Politics, War and the Economy
The decade started solemnly with the terrorist attacks on the World Trade Center and the Pentagon on September 11,2001 as well as a passenger-foiled attempt that resulted in a crash in Pennsylvania.U.S. military action followed in Afghanistan and later, the toppling of Saddam Hussein in Iraq.
An historical Presidential primary and election took place in the U.S. States pitting a woman (Hillary Clinton) against the first black man to win the Presidency (Barack Obama).
The U.S. and much of the global economy tanked at the end of the decade, with the worst economic downturn in the U.S. since the Great Depression. The terms "bailout", "economic stimulus" and "mortgage meltdown" became everyday household words.
The decade of the 2000s began on New Year's Day, 2000, with the anticipation of widespread computer system issues that were believed to be imminent with the dawn of what was termed "Y2K". In reality, many preventive measures had already been taken, which had resulted in a very hot high tech jobs market at the end of the last millennium. Most of that jobs momentum was lost almost immediately after the turn of the century. In the end, Y2K was seen as mostly overblown hype and fear mongering.
Technology continued to have a consistent and significant impact on the first decade of the 2000s with a growing number of cool, "must-have" gadgets, including the iPod, the iPhone, Nintendo's Wii, portable DVD players and GPS systems. The availability of broadband and Wi-Fi Internet connections grew rapidly, as did high definition (HD) TV. LCD TV technology expanded to allow bigger screens, and the availability of plasma TVs grew while prices fell. The huge rear-projection TVs and the heavy, monolithic picture tube TVs of the past quickly faded. Surround sound audio gave way to home theater audio systems. Laptops shrunk to Notepads and Net Books, and cell phones became both increasingly smaller and increasingly functional with Web browsing, texting and digital camera/movie capabilities.
Web 2.0 and Social Media
The Internet continued to mature as more and more jumped on the "Web 2.0" bandwagon. Web 2.0 was seen as an increasingly interactive environment where Web users joined in on the conversation. Social networks, such as Facebook, MySpace and LinkedIn became attractive places to share pictures, current events and network for friends and jobs. YouTube became the enabler for sharing videos that could be posted by anyone with access to a video camera or to create digital, online slide shows. Blogs hit the mainstream and allowed anyone and everyone to voice their opinion and sound off on any topic. Later in the decade, Twitter hit the Web 2.0 groundswell to gain fashion. The term "Tweet" took on a whole new meaning.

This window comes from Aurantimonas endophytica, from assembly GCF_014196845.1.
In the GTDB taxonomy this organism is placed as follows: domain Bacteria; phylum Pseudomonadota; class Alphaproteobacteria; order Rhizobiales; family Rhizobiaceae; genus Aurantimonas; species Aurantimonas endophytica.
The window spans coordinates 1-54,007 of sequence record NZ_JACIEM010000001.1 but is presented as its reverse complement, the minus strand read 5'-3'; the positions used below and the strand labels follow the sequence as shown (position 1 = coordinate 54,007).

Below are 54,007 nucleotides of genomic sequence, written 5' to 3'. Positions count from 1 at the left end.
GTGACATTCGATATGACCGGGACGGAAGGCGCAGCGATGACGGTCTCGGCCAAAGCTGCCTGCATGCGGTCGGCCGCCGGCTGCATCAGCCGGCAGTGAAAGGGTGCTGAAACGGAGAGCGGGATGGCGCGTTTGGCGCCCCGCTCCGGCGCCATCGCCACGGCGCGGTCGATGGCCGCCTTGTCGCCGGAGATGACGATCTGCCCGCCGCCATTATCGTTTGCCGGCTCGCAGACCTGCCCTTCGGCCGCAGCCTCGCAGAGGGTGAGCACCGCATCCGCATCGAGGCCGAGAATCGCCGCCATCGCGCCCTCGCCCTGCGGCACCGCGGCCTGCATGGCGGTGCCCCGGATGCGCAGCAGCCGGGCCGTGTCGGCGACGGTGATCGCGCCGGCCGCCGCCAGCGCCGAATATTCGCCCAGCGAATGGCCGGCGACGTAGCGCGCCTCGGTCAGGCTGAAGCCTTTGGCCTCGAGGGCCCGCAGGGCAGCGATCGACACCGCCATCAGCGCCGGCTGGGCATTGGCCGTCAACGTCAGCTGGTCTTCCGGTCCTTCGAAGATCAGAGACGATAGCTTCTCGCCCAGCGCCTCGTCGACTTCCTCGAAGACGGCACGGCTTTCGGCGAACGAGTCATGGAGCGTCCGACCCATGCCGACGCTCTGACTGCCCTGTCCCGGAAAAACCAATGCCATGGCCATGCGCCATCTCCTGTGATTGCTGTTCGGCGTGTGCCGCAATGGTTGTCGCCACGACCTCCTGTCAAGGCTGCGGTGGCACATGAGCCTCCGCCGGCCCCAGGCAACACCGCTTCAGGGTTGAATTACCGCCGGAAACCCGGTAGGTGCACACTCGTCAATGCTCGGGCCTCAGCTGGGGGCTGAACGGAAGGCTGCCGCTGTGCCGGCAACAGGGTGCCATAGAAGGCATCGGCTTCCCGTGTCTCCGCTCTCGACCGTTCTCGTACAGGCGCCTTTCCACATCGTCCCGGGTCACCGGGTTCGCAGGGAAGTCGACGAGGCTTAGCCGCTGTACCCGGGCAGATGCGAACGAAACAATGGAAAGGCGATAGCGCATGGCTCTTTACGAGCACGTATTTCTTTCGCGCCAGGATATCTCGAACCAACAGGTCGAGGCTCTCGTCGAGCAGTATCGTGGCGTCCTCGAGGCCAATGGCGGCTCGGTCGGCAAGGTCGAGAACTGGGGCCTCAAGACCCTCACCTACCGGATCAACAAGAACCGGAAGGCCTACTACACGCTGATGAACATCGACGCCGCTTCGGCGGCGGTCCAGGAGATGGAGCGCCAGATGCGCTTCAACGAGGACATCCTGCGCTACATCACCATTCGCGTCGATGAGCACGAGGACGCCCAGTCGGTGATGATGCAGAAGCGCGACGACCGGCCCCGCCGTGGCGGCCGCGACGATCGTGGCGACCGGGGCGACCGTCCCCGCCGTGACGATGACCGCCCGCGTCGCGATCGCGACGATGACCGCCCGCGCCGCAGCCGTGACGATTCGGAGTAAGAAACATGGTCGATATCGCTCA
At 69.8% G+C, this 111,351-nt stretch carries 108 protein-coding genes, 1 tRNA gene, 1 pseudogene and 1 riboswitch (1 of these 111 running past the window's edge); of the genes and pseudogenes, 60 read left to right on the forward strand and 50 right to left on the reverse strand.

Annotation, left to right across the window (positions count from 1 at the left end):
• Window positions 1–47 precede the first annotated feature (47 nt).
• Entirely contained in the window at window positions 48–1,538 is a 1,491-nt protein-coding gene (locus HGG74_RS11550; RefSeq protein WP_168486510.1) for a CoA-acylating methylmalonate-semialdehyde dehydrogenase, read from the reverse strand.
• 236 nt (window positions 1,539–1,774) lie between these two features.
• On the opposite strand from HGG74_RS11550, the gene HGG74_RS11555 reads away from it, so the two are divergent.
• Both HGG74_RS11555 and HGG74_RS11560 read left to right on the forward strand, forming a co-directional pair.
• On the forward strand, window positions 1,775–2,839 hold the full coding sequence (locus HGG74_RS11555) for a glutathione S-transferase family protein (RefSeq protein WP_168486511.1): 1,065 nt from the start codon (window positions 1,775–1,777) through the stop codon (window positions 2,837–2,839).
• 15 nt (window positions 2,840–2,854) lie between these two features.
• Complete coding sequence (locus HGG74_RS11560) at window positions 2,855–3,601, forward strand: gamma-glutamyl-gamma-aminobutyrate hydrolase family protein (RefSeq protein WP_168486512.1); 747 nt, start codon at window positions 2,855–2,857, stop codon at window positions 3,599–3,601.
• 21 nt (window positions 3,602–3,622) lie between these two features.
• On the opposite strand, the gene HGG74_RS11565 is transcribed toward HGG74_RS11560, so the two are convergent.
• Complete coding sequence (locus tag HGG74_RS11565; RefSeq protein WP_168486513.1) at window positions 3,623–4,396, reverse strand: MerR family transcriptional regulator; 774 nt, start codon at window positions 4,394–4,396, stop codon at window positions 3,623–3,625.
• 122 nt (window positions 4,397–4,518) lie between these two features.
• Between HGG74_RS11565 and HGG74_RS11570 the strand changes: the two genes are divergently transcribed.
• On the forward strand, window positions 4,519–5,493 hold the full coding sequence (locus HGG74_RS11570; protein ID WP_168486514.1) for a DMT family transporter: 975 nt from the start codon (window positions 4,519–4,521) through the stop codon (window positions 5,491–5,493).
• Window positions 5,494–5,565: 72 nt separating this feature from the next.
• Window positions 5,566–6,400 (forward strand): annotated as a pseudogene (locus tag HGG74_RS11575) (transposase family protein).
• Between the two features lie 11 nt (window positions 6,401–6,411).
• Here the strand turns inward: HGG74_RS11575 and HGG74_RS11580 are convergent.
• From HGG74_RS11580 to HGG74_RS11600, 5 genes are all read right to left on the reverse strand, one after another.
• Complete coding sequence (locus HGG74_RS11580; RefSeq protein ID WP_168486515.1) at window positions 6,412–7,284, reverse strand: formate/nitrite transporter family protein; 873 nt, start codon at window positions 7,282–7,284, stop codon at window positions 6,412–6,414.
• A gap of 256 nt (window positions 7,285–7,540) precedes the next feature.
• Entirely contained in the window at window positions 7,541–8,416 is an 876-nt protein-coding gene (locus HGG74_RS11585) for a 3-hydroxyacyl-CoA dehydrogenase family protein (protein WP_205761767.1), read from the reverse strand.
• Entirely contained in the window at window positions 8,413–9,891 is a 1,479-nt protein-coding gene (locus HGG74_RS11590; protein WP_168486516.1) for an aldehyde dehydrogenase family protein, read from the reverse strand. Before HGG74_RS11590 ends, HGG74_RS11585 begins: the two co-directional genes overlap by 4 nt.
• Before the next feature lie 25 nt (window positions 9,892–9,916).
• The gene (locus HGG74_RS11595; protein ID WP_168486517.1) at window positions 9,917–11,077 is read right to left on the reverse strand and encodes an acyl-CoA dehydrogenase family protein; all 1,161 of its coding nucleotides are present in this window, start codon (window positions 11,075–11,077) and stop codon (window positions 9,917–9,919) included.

Search Engines and Google
As millions more people of all ages hit the Internet, the volume of search engine queries exploded, such that some estimates are that more than 14 million daily searches were conducted on the Web worldwide at the end of 2009. Smaller search engines succumbed to the giant that is Google, which is estimated to have a hold over 72% of all Internet searches conducted in the U.S. MSN search become Live Search and then Bing. The field of search engine marketing grew by leaps and bounds, including Pay-Per-Click advertising and search engine optimization, as increasing numbers of businesses want to capture a piece of that search engine activity.
The Greening of the Environment
The first decade saw increased production of hybrid cars, whose popularity grew by leaps and bounds resulting from roller-coaster prices for gasoline, a growing concern for the environment and the desire to reduce one's "carbon footprint". Heated debates continue over "global warming". A growing demand for further development of eco-friendly energy sources, such as wind and solar power, was evident.
The Growth of Telecommuting
Empowered by technological development and encouraged by potential pandemics like Bird Flu and Swine Flu (H1N1) as well as the increasing desire to reduce the size of one's "carbon footprint", working from home or "telecommuting" was provided as an option to millions more workers this past decade than those before it. Championed by large private businesses, such as IBM and United Health Group, and later by government, including former Governor Kaine of Virginia, telecommuting work options continued to grow.
What Do You Think?
I've just scratched the surface, I know. I haven't even mentioned natural disasters, such as Hurricane Katrina and the Southeast Asia tsunami that killed over 230,000 people. I want to hear what you feel were the significant developments, events and trends of this first decade in the new millennium. After all, Web 2.0 is about sharing, right?
I live in the U.S. and have spent the entire decade here in the States. I can only give you my perspective. Those of you from other parts of the world probably have an entirely different perspective than I do.
Whether you agree with me or not, I'd love to hear your thoughts. Please use one or both of the following links to share you thoughts, hopes and ideas, both about the past and for what the future may hold in the decade ahead.